The middle hive got another box! You can see that the other hives are coming along much more slowly. We're not confident they will make it through winter - it's just that feeling that they're not quite strong enough. That middle hive, though, is just plain strong.

As we approach autumn, things will start to slow down, but we're not ready for the harvest just yet.  Maybe Minnesota weather has a bit of warmth still in store.

The kids, meanwhile, are as busy as ever.

Have a great week!

Tuesday, August 12, 2014


There are many wildflowers in our area - some consider them weeds, and others see them as a vital part of our environment.  Trees and wildflowers are the major sources of pollen and nectar for our bees. Mr. T. has even taken the recommendation of the county to leave his ditches un-mowed in order to allow more of these plants to thrive.  Thanks, Mr. T for helping the bees!

I think wildflowers are so beautiful - and interesting to look at. Here are just a few from the space right in front of our hives:

While Mr. Bee checked the hives, the kids and I chased this awesome camouflaged grasshopper: 

Our girls are still loving the wooden frames, and you can see below that they're drawing out the comb right up to the edges, wide and in an extremely even pattern. Beautiful!

The hives are starting to be filled with capped honey, and this is very exciting for us.

Little Miss Bee tried on her dad's beekeeping veil.

Look how tall that middle hive is getting!  I hope it gets even taller, and we do still have a bit of summer left.

I was excited to enter some of my photos from the last year in our County Fair. My color enlargement did not place...

...but my Color Collection won third place.

It was fun to look back at the last year of beekeeping to choose my photos and it was exciting to think of the photos I might have next year.

Thursday, July 24, 2014

Quick Update

We were on our way to the lake last weekend and decided to check on the bees on our way out of town.  A lot changed in a few days!  I didn't have my camera with me to show you in photos, but I'll leave a quick update here and get some photos to share soon.

- The first hive, which had been doing the best, had build no new comb in the new box we put on - zero percent new comb. We think they may have swarmed.  You may have heard of a "swarm" before. In beekeeping terms, it means about half the hive left to start a new colony. Yes, they up and left.  Often a swarm will rest peacefully on a nearby branch (or picnic table, etc. - something nearby) until they are able to start forming a new hive.  Some beekeepers are dedicated to catching swarms and some cities even have volunteers who will come and collect a swarm from someone's property and put them into a hive. There are beekeepers who never purchase new bees: they either keep their own hives or collect swarms to make new colonies. There's so much more to talk about regarding swarms, and even how the bees prepare for this, but this was supposed to be a "quick update".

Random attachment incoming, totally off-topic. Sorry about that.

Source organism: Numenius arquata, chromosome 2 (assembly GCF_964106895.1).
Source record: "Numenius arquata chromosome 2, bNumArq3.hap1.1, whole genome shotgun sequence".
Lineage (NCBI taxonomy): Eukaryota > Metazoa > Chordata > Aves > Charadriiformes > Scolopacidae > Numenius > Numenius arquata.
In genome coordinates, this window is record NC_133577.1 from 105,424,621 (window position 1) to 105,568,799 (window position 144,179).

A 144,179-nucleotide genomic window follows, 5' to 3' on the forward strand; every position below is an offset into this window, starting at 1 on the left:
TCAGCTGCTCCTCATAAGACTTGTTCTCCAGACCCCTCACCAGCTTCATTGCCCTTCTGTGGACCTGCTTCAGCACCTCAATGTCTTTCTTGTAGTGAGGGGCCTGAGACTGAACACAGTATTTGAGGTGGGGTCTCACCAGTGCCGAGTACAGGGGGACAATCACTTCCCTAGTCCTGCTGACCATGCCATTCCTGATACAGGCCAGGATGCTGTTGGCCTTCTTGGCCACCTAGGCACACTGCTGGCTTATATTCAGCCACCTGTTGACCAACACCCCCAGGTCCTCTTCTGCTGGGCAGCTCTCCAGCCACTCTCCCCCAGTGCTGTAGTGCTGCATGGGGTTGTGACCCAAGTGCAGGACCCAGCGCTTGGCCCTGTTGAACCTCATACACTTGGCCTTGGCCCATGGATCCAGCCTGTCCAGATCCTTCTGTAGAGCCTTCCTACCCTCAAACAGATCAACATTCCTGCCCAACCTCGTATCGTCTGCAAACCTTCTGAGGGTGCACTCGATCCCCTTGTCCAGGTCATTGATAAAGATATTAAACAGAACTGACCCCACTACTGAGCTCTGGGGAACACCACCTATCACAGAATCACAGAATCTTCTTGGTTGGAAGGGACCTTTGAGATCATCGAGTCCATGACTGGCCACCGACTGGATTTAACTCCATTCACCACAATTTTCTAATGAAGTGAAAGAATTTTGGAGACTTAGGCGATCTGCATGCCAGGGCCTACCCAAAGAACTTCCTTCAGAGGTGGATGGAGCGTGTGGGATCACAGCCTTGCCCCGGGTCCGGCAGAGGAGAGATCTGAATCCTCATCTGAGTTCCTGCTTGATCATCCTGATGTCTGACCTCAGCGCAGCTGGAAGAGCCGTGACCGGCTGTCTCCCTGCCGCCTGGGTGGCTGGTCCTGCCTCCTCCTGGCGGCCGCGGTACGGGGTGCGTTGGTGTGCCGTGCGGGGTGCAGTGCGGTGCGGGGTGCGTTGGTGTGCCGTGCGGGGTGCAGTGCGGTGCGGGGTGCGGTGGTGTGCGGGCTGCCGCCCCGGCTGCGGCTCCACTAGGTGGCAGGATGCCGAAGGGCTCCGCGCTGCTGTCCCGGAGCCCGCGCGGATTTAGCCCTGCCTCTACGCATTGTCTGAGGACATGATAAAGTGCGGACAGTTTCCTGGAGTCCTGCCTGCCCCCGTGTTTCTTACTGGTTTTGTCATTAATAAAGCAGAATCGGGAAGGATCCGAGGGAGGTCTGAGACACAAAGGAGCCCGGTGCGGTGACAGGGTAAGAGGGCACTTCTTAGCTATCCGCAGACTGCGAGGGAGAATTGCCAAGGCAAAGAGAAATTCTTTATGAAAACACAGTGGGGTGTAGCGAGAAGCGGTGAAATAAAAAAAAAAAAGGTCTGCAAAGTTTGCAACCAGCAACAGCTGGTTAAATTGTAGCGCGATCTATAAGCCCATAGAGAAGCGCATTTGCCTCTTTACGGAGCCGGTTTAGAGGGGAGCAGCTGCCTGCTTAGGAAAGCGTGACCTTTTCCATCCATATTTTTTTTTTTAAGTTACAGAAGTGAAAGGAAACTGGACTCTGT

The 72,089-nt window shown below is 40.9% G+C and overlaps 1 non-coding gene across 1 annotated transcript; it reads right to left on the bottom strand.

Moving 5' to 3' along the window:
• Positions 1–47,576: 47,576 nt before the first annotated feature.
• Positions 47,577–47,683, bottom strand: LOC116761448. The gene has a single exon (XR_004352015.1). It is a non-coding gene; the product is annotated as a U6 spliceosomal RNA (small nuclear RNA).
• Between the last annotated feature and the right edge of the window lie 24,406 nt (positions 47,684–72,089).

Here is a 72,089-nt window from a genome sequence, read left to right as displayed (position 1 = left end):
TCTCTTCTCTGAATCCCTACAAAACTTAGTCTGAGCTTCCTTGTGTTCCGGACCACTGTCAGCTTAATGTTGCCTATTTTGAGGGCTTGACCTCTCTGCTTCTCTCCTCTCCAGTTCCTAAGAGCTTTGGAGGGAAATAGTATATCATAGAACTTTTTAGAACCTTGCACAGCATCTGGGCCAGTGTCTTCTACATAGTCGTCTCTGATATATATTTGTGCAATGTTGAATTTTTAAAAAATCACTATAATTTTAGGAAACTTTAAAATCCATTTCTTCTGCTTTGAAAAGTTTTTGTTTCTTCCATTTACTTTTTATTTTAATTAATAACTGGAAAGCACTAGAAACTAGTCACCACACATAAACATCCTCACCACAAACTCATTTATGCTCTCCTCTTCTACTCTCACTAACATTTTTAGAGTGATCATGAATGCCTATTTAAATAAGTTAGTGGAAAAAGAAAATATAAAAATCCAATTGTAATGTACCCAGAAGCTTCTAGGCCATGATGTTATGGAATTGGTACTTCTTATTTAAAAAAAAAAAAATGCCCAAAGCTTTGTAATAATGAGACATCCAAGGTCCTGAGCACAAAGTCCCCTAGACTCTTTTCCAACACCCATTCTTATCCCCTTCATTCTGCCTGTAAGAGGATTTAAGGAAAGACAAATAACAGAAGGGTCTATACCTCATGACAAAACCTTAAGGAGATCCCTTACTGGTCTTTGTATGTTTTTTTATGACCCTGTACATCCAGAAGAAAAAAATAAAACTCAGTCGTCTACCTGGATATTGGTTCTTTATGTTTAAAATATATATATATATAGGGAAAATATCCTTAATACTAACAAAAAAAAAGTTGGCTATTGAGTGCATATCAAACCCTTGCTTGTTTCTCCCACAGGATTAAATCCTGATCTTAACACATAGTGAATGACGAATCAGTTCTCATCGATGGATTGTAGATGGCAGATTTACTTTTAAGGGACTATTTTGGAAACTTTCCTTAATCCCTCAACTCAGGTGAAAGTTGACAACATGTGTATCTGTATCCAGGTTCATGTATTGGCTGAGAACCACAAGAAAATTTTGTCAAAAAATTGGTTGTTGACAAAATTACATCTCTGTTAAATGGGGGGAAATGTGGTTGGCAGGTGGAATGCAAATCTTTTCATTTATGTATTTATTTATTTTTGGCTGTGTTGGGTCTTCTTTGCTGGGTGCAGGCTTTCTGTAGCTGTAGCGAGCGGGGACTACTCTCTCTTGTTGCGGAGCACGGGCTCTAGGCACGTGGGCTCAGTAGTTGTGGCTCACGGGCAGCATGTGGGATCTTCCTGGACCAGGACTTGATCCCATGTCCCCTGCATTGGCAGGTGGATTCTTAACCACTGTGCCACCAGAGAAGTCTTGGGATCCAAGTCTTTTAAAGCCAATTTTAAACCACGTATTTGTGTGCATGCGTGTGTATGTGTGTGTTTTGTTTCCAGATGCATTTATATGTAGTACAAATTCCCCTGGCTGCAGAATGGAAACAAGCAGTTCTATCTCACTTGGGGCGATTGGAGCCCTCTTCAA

-The second hive, which was doing "fine" and didn't seem to catch much attention on the blog, has exploded (in a good way).  With all the nectar "flow" out in the blooming plants everywhere outside, they had already fully filled their new box with comb.  It's almost time to add a 5th box!

-The third hive, "my hive", remains with poor temperament and struggling to keep up.  We doubt they will make it through winter, so we are deciding how to deal with that.  Let them try, kill them off, harvest all the honey, use the comb next season... There are a lot of options, but we don't have to decide yet.

I'm looking forward to getting some photos - that second hive is now taller than any hive we've had so far.

Also, for fun, I'm entering some of my beekeeping photos in our County Fair next week.  Cross your fingers for me!

Have a great weekend.

Tuesday, July 8, 2014

A New Bee and Big Inspection

Mr. Bee and I went without the kiddos this time to do a bigger inspection and move some boxes around to get ready for the "honey flow".  This is when the nectar flows are in peak and the bees make tons of comb and honey, and it's important for us to make sure they have plenty of frames available to work on.

While Mr. Bee and I were getting suited up to do our big inspection, I saw a strange insect pollinating some little wildflowers nearby.  Upon a closer look, I was amazed that it looked just like a honeybee...except with a bright green body!  I've looked into it and I'm pretty sure this was a "Green Metallic Bee", of the genus Agapostemon.  According to Wikipedia, there "are some 45 species" of this type of insect, and their range goes all the way from Canada to Argentina! (http://en.wikipedia.org/wiki/Agapostemon) (photo below mine)

Green Metallic Bee, Clear Lake, MN by Erica Knudson
Our girls are working hard.  The third hive (my hive) is falling behind.  Their temperament is still volatile and the hive was not as busy out in front when we arrived.  Mr. Bee took apart the frames in the brood box to inspect, and he felt very sorry to have done it.  Taking the frames apart ripped open a lot of comb that held developing larvae, so it may set them back a little more.  We left the brood frames alone in the other hives.

The middle, "second" hive is trucking along normally.

We feel the first hive, "Rhema's Hive" is doing really well.  The following photos are from that hive.

Lots of comb and honey...

...and happy beekeepers.

 (I finally thought to set my timer and get a shot of the both of us!)

The wood frames are turning out to be a great change.  The bees are really drawing the comb out thick, and it's beautiful!

On a couple frames we saw some longer cells, which I believe are for drones (male bees) (below).  They were all lined up on the bottom of the frame, so I'm looking into whether this is normal or if the bees are doing this to manage something like mites (a pest to honeybees). I'll get back to you on this. We did feel, though, that it wasn't excessive or worrisome, so it feels like these bees are on top of things.  

The area in front of the bees is growing beautifully and wild.

My favorite shot from the day is definitely this one:

by Erica Knudson